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Re: Improving security for pkgsrc

Pierre Pronchery <> writes:

> On 07/23/15 14:47, Greg Troxel wrote:
>> Pierre Pronchery <> writes:
>>> On 07/23/15 07:23, David Holland wrote:

>> Generally, we declare each variable to be user-settable in mk.conf
>> or pkg-settable in Makefile, and never both.  See the FETCH_USING
>> flamage...
> Good point; I do think here it really makes sense to support both
> though, just like in NetBSD's base system. And even then, packages
> could set "PKGSRC_USE_SSP?=yes" and then the global setting would take
> precedence always if set explicitly.

That's exactly what we don't do.  Basically, either a package sets
things that are necessary, or a user sets choices.

Now, if there's a reason why a package *has* to use SSP, or can't use
it, then that would need to be noted.  But it should be a different
variable.   An example might be something like MAKE_JOBS_SAFE, where a
user sets MAKE_JOBS and packages with MAKE_JOBS_SAFE=no skip using it.
So we might want SSP_SAFE=no to omit ssp on some packages, similar to
MAKE_JOBS_SAFE and packages that don't do DESTDIR.

I don't see why it's reasonable for a package to enable ssp if the user
has not asked for it globally.  I am confident that we can figure out
something reasonable for any reasonable use case, though.

>> I wonder if PKGSRC_USE_SSP should provoke an error if used with a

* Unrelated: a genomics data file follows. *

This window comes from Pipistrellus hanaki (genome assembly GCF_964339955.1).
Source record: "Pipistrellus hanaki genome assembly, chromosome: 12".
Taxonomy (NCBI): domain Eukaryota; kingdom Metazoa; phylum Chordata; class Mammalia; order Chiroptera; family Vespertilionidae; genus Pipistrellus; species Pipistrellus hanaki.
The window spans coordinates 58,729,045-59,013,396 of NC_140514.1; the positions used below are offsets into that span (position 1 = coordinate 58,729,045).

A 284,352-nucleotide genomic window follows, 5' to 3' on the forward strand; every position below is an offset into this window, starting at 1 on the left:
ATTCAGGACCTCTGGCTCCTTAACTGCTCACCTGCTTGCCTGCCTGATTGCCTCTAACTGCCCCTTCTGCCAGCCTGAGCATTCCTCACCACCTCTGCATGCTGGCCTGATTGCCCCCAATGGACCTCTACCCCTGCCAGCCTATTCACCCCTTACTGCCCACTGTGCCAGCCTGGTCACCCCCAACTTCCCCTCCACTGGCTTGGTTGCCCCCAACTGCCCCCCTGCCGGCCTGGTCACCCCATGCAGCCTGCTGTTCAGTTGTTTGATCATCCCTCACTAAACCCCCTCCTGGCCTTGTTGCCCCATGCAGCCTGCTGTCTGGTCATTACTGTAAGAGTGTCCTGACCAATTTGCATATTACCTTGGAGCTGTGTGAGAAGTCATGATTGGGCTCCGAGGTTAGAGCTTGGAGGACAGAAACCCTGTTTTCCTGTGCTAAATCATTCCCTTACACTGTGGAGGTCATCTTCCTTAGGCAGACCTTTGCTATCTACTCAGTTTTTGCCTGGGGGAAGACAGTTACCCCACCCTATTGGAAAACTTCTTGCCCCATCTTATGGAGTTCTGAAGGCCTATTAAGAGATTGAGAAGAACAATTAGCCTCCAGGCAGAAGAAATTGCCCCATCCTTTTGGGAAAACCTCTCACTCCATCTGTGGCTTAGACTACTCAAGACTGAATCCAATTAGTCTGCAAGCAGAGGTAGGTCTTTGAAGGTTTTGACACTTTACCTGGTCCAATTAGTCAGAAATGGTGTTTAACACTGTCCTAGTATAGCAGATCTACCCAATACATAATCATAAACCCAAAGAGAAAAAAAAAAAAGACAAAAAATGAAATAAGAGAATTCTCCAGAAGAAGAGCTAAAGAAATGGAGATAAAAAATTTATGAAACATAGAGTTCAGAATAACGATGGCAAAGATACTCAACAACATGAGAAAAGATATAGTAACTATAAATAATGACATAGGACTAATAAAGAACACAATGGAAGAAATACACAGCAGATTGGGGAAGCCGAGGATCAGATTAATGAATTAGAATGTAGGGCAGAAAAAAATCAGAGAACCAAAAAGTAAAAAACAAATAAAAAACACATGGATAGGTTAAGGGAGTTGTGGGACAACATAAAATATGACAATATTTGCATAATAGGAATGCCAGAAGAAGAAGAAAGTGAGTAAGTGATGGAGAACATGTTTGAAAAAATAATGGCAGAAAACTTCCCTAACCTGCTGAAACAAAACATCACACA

>> compiler that doesn't support it, rather than silently failing.
>> Or perhaps a warning; an error seems too much.  But overall I think
>> I agree with how you handled it.
> My personal opinion is that it should trigger an error, and certainly
> not silently ignore it. It may not be the most practical answer for
> our users - but certainly the most secure.

I suspect it is mostly academic whether PKGSRC_USE_SSP=yes results in an
error or a warning on os/cpu/compiler combinations that don't have
support.  I lean to a warning, because the notion that someone will turn
it on without understanding that they might not get it seems a stretch.

> 1. introducing the feature (disabled by default)

You've committed this, so this is project.

> 2a. adventurous people/projects (EdgeBSD...) enable it by default and
>     report/fix failures

Sure, that's fine, or someone could turn it on individually, or do a
bulk build with it.

In your experience so far, do problems show up at build time, or do
programs just not work, or ?

> 2b. support gets added for more platforms
> 3. enabling by default on NetBSD/gcc (possibly also clang), possibly
>    partially (like for base)

To get to this, we probably need a SSP_SAFE=no define for individual
packages.  And confidence that we aren't causing undetected/unknown

> 4. fail if enabled but not supported for the current platform

That really doesn't seem useful.  Let's defer this until after it's the
default for NetBSD/gcc.

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